Irwin, meanwhile, is illuminating San Diego with the first retrospective of his work since 1993. No museum is better suited for such a show than the Museum of Contemporary Art San Diego (MCASD), with more than 50 of his works in its collection, six of them just acquired. The exhibition surveys Irwin’s full career, from early adventures in Abstract Expressionism to proposals for major public commissions, and includes one of the best-ever installations of one of Irwin’s “disc” works. But stealing the show, and revealing Irwin going full throttle as he nears 80, are new works, including a gigantic installation of fluorescent light fixtures appropriately titled Light and Space, an installation of high-gloss, color-coated aluminum panels that multiply reflections of their viewers and surrounding architecture like a Mondrian house of mirrors, and a pair of new pieces involving the scrim material Irwin has experimented with for years.
Both of these are terrific, but Five x Five, a work of brilliant simplicity, should be remembered as a defining piece in Irwin’s career. Comprising two groups, each of five large framed scrims in parallel arrangement, the piece gives literal form to the sorts of atmospheric-perspective devices commonly used in illusionist painting and in theater (also by way of scrims) to simulate the actual phenomenon of objects appearing more fuzzy and dim in the distance. Here, however, with the scrims spaced apart just enough for viewers to walk between, the atmospheric effect is compressed, and stepped in a manner that confounds expectation. Imagine night falling, or a fog bank rolling in, with even, incremental layers.
Most profound is what the work does to one’s sense of personal and public space — the way the divided room allows you to all but rub up against a stranger and yet feel comfortably distant, as if in a whole other realm, or the way that it pits your perception of distance by estimation of scale against that based upon light and atmosphere, so that the people around you appear simultaneously near and far.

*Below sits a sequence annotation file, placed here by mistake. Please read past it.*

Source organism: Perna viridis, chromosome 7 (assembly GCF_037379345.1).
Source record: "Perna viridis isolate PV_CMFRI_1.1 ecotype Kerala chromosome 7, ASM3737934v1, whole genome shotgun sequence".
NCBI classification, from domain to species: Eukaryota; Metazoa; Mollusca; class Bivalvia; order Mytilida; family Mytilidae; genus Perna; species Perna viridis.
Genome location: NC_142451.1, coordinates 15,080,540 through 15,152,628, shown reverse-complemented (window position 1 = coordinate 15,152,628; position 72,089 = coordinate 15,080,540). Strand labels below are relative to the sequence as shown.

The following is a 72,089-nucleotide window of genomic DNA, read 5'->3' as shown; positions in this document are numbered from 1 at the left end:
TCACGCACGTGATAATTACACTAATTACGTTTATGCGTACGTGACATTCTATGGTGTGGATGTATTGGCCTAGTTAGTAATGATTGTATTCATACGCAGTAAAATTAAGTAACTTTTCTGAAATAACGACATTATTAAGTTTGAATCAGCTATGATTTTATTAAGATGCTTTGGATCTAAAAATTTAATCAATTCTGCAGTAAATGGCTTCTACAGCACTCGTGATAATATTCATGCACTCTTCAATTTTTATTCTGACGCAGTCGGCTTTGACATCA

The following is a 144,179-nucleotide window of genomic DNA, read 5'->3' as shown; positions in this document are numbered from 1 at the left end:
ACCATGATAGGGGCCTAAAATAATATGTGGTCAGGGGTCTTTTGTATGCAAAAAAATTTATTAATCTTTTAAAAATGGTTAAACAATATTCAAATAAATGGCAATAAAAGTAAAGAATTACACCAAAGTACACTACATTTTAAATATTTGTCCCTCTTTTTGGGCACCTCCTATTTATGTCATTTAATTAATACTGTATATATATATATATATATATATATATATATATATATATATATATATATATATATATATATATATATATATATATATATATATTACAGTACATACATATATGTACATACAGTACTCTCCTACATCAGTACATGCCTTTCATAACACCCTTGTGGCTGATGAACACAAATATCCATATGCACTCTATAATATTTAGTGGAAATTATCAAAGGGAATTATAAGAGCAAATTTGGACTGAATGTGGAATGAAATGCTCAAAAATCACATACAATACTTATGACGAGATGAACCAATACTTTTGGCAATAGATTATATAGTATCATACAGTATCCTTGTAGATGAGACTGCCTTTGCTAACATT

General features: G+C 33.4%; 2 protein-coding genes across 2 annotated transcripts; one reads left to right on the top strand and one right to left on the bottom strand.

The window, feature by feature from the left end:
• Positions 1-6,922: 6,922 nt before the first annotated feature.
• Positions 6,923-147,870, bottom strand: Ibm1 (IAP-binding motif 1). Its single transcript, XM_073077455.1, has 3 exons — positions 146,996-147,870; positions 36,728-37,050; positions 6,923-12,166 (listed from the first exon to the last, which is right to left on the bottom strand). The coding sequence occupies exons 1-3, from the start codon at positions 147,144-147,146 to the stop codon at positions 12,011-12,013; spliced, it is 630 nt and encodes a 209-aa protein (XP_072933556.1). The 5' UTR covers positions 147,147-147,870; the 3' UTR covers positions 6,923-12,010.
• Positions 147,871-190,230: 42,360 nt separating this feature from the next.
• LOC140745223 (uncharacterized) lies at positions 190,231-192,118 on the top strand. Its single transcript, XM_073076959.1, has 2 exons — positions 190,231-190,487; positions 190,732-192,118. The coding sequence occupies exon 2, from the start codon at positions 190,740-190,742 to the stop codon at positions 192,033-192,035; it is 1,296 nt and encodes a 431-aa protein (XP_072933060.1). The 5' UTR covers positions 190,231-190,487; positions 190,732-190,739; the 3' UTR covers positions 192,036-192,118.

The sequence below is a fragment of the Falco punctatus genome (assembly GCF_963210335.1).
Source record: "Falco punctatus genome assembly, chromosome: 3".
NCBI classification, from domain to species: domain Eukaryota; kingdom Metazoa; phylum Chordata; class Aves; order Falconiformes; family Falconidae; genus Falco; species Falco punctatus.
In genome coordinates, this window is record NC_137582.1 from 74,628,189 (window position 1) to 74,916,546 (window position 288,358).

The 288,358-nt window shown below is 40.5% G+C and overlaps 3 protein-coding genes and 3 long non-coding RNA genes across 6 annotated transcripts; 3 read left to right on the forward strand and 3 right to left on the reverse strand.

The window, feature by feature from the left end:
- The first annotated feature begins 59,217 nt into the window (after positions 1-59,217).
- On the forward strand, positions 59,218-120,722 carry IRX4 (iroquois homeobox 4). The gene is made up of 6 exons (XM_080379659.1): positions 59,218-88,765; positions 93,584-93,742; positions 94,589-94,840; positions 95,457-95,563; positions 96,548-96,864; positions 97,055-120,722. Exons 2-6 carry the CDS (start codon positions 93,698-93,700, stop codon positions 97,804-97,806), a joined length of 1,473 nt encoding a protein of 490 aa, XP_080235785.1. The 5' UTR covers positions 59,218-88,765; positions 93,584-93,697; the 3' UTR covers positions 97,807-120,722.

At any of these shows, you’re likely to witness, if not directly experience, something rarely seen at even the most socially conscious and community-oriented of exhibitions — actual strangers turning to one another and having earnest and intelligent conversations about what they see. In its promotional material for The Weather Project, the Tate quoted the 18th-century writer Samuel Johnson, who famously remarked, “It is commonly observed, that when two Englishmen meet, their first talk is of the weather; they are in haste to tell each other, what each must already know, that it is hot or cold, bright or cloudy, windy or calm.” Johnson might as well have been commenting on 20th-century Californians, for what lies beneath the idea that in conversing about the weather, strangers telling each other what they already know, is the fact that in so doing, they discuss, in the most immediate and intimate sense, that which they share regardless of culture — their awareness of presence in the here and now amid the phenomena of a shifting world. The most profound social, and even political, implication of such experience, understood by Eliasson, Turrell and Irwin, is that in moments of such shared phenomenological inquiry, we begin to understand who and where we are.
“Take Your Time: Olafur Eliasson” at SFMOMA, 151 Third St., San Francisco; Fri.–Tues. 11 a.m.–5:45 p.m., Thurs. 11 a.m.–8:45 p.m.; thru Feb. 24. (415) 357-4000 or www.sfmoma.org.
James Turrell at Pomona College Museum of Art, Montgomery Art Center, 333 N. College Way, Claremont; Tues.–Fri. noon–5 p.m., Sat.-Sun. 1–5 p.m.; Jan. 22 thru May 17. Skyspace, permanently installed at the Draper Courtyard, Pomona College (corner of Sixth St. & College Way), Claremont; always open, but visitors invited Sun.–Mon. 10 a.m.–8 p.m. (909) 621-8283 or www.pomona.edu/museum.
“Robert Irwin: Primaries and Secondaries” at MCASD, 1100 & 1001 Kettner Blvd., San Diego; Sat.–Tues. 11 a.m.–6 p.m., Thurs.–Fri. 11 a.m.–9 p.m.; thru Feb. 23 at 1100 Kettner, and thru April 13 at 1001 Kettner. (858) 454 3541 or www.mcasd.org.